Confusion reigned at Budapest's main railway station Thursday morning after Hungarian police allowed hundreds of migrants to enter the building, but the country's railway operator said that no direct trains would depart for Western Europe, the intended destination for many refugees.
A Reuters photographer estimated that up to 1,000 migrants from the Middle East, Africa and Asia had poured into the Keleti railway station from the square outside. The photographer also reported that some people had stormed the first trains they could find and were trying to push themselves and their children into the carriages through the doors and windows.
The Associated Press reported that announcements were made over the station loudspeakers in several languages, including English, that the trains were not heading west. Some migrants could be seen getting off the domestic trains, while others remained on the carriages amid the confusion.
A train that managed to leave the station, which was bound for a town called Sopron, was stopped by police about an hour from Budapest, The Guardian reported. The passengers were ordered to get off the train. Some of the passengers grabbed hold of the train track to prevent police from taking them to a refugee camp.
Some reportedly banged on windows, chanting, "No camp, no camp."
Some of the migrants had been forced to sleep in the streets of Budapest for two nights after Hungarian police closed the terminal to them Tuesday. At that time, migrants with valid tickets but no travel documents were prevented from boarding trains to Austria and Germany.
There was no immediate explanation from the police or other authorities about why the migrants were allowed to enter the terminal Thursday. The rail company said its stance was due to "railway transport" security reasons. A Hungarian government spokesman confirmed to Sky News that no international trains would be leaving the station for "safety reasons."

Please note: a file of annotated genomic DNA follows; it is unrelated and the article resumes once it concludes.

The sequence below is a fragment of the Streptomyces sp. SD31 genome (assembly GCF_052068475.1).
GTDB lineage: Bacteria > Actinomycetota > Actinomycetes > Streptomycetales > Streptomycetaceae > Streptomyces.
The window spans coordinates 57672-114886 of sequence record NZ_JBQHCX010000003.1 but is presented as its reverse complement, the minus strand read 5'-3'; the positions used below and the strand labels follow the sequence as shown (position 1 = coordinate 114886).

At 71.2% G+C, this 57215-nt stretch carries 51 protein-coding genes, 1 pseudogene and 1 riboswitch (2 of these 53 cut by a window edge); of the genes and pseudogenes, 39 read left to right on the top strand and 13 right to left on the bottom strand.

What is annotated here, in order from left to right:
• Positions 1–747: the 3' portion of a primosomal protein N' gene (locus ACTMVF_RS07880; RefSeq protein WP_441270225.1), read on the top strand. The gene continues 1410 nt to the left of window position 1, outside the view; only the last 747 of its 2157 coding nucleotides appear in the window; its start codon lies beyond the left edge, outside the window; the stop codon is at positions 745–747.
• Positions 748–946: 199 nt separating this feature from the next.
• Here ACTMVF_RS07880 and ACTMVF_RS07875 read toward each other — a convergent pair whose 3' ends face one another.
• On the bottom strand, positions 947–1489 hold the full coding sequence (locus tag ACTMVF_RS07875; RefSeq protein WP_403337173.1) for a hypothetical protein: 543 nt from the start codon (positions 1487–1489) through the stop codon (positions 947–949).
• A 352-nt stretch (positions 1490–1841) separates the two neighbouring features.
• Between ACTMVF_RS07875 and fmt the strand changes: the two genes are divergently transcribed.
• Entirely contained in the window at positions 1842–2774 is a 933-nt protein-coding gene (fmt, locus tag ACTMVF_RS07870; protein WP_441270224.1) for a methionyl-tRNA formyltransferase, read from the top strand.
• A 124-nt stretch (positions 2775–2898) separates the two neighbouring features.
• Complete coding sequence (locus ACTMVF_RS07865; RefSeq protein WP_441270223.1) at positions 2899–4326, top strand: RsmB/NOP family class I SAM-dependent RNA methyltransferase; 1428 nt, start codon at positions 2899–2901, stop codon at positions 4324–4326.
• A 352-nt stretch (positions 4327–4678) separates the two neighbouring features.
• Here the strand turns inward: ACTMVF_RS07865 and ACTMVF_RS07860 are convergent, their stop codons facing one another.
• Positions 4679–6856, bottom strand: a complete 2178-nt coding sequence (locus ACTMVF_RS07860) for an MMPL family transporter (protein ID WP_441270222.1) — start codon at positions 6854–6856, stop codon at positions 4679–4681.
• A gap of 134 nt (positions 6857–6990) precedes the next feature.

Later Thursday, Hungarian Prime Minister Viktor Orban said his country's military would be deployed at the country's southern border with Serbia as part of a crackdown on migrants and human traffickers.
Orban told the Associated Press in Brussels that Hungarian parliament is pushing through new measures "that will create a new legal situation at the borders, even more strict than it was." He added that the migrant "problem is not a European problem, the problem is a German problem, nobody would like to stay in Hungary ... all of them would like to go to Germany."
More than 160,000 migrants have crossed into Hungary this year as members of the 28-nation E.U. squabble over how to deal with its worst humanitarian crisis since the end of World War II.
On Wednesday, the leaders of Germany, Italy and France called for a "fair distribution" of refugees throughout the E.U. Germany alone is expected to take in 800,000 migrants this year, four times more than its 2014 total. Meanwhile, Italy and Greece, which have had to deal with an increase in migrants attempting the dangerous Mediterranean Sea crossing, have complained that their resources are being overwhelmed by the sheer numbers.
The crisis was given new urgency on Wednesday when images of a drowned three-year-old boy whose body had washed up on the shore of Turkey's Bodrum peninsula spread rapidly on social media. Turkish authorities said the boy was one of 12 Syrians who had drowned trying to reach Greece when the boat they were traveling in sank. The boy's mother and five-year-old brother were also among the victims.
Back in Hungary, migrants had threatened Wednesday to walk the 105 miles to the Austrian border if police would not let them board trains to their desired destinations.
Hungary tantalizingly opened the way Monday, allowing more than 1,000 migrants to pack westbound trains -- and inspiring a migrant surge to the capital -- before it withdrew the option 24 hours later.
Hungary, which for months had permitted most applicants to head west after short bureaucratic delays, now says it won't let more groups deeper into the European Union and claims EU backing for the move.
With an estimated 3,000 people camping outside the station, conditions had grown increasingly squalid despite the efforts of volunteers distributing water, food, medicine and disinfectants.
The Associated Press contributed to this report.